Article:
Congratulations on your baby girl and her ultimately healthy entrance into the world.
You sound like a very strong and wonderful mama. I can't imagine anyone, here or anywhere else, criticizing anything you did during that birth. We all know that some births are just not going to be simple, low-risk, and "easy" or uneventful, no matter how much that's what we desire.

Congrats again, and thanks for sharing your birth story! I think it absolutely is an MDC birth story. MDC birth stories are about mothers. You are a strong and wonderful mother, and you made the best possible decisions for you and your baby, in trying circumstances. You learned, planned, and took good care of yourself. You did everything. And by posting, it's officially an MDC birth story.


Julia
dd 11 mos
 

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Thank you for sharing your story, mama. Preemie births may not be everything we all ever dreamed of, but they are real and they happen, and reading yours may help someone who is in the same position someday.

 

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Thank you for sharing your story. The emotions and thoughts you share remind me so much of my own daughter's journey. She even was the same gestation and birthweight as yours! I'm glad you were brave enough to post this here. And also in awe of all it took to bring your baby into the world, what a strong mama!
 

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Quote:

Originally Posted by Romana9+2 View Post
Congratulations on your baby girl and her ultimately healthy entrance into the world.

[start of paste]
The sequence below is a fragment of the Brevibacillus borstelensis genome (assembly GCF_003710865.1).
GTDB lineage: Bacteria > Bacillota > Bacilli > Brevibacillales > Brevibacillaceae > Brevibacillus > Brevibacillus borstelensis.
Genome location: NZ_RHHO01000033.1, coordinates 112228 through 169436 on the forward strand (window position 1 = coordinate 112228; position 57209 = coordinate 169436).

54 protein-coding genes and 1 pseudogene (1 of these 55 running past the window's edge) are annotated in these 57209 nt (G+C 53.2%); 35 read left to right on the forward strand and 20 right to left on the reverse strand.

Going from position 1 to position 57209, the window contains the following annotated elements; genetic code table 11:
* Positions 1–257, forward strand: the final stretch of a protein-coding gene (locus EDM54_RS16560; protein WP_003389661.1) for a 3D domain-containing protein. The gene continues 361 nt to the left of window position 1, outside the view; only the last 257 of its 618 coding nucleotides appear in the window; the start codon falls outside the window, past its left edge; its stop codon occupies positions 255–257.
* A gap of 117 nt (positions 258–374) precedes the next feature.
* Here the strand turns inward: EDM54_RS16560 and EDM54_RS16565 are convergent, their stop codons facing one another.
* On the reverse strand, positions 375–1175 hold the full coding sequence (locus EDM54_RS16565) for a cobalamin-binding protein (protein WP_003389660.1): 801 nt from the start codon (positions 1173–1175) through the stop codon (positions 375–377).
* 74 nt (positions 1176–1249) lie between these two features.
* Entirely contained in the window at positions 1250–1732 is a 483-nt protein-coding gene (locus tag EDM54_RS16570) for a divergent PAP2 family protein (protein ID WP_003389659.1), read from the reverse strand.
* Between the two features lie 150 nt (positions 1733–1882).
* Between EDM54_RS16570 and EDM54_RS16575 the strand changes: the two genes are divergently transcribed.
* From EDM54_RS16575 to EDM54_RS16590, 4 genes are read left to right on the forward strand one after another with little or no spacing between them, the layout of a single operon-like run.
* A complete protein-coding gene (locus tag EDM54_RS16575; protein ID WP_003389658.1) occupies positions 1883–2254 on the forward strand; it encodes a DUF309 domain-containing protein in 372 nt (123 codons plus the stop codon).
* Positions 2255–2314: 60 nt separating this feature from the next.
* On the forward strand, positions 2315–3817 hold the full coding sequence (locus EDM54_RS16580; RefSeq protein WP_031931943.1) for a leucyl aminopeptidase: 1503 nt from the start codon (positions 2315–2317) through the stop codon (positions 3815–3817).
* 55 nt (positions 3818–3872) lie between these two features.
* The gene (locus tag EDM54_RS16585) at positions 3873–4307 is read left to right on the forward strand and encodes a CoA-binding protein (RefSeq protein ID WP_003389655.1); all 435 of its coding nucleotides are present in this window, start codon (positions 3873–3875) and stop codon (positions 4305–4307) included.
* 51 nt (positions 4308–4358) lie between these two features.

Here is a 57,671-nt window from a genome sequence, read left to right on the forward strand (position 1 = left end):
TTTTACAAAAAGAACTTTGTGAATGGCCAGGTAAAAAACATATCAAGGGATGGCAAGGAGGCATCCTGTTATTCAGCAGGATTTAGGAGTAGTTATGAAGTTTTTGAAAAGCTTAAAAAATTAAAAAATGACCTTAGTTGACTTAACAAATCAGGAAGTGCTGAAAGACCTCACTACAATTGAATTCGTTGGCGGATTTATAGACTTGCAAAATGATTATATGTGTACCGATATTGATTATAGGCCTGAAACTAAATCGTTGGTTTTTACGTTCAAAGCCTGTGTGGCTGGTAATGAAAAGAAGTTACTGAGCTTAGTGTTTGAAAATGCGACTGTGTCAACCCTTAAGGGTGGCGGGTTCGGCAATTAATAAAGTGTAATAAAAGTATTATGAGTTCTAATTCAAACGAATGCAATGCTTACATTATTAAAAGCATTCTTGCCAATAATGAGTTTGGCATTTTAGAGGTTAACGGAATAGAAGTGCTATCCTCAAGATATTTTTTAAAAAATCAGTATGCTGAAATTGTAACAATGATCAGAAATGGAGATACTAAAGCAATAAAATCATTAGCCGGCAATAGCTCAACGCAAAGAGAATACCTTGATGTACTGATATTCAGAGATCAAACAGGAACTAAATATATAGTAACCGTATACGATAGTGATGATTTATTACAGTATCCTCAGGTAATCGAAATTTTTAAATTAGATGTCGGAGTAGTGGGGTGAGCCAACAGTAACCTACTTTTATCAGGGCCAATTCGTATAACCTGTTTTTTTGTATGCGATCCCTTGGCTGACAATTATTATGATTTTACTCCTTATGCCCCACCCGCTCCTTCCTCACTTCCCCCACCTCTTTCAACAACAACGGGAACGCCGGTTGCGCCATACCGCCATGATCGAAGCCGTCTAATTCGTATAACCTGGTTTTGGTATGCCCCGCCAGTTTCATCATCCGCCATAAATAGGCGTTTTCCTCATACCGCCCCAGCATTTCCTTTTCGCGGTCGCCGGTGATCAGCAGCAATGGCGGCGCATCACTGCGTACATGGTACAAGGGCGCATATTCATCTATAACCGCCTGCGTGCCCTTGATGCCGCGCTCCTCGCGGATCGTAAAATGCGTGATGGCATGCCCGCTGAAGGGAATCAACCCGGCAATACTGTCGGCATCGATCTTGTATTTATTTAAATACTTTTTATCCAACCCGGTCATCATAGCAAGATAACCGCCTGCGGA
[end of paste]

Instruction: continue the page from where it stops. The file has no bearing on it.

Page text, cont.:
You sound like a very strong and wonderful mama. I can't imagine anyone, here or anywhere else, criticizing anything you did during that birth. We all know that some births are just not going to be simple, low-risk, and "easy" or uneventful, no matter how much that's what we desire.

Congrats again, and thanks for sharing your birth story! I think it absolutely is an MDC birth story. MDC birth stories are about mothers. You are a strong and wonderful mother, and you made the best possible decisions for you and your baby, in trying circumstances. You learned, planned, and took good care of yourself. You did everything. And by posting, it's officially an MDC birth story.


Julia
dd 11 mos

:

You don't have to have a natural birth, home birth or UC in order for it to be an MDC birth story! Given the circumstances, I think you did a wonderful job. I know it must have been incredibly difficult and scary, and very sad that you didn't get the birth you had hoped for. But you educated yourself, and did what you needed to do in order to keep you and your baby safe and healthy.

Congratulations on the birth of your dd, and I'm so glad to hear that she is thriving and doing so well
.
 

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Thank you so much for sharing your story and your daughter is so precious (my four year old thought she was beautiful
)

You did what you could and you made a lot of sacrifices for you daughter... i am so glad she is safe in your arms and you got to take home your healthy little one
 

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Thank you for sharing your birth story. I think that part of the pregnancy process with my daughter was coming to terms with the fact that I may not have the birth I wanted. I wanted an unmedicated, natural birth with as few interventions as possible. But more importantly, I wanted my baby to be born healthy and have a healthy momma there to welcome her. I was lucky and did get the birth I hoped for but I am expecting #2 and know that I will deal with whatever God hands me. You certainly had a rough time with both pregnancies but you should rejoice in how beautiful your children are. No matter what, you birthed your children with love and compassion.
 

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Thank you for sharing, and I hope you never feel the need to be apologetic about the story of your daughter's birth - or feel it's somehow "not an MDC story." It absolutely is! Birth stories, like people, come in all shapes and sizes...and that's what makes us all so special

Congratulations on your beautiful daughter.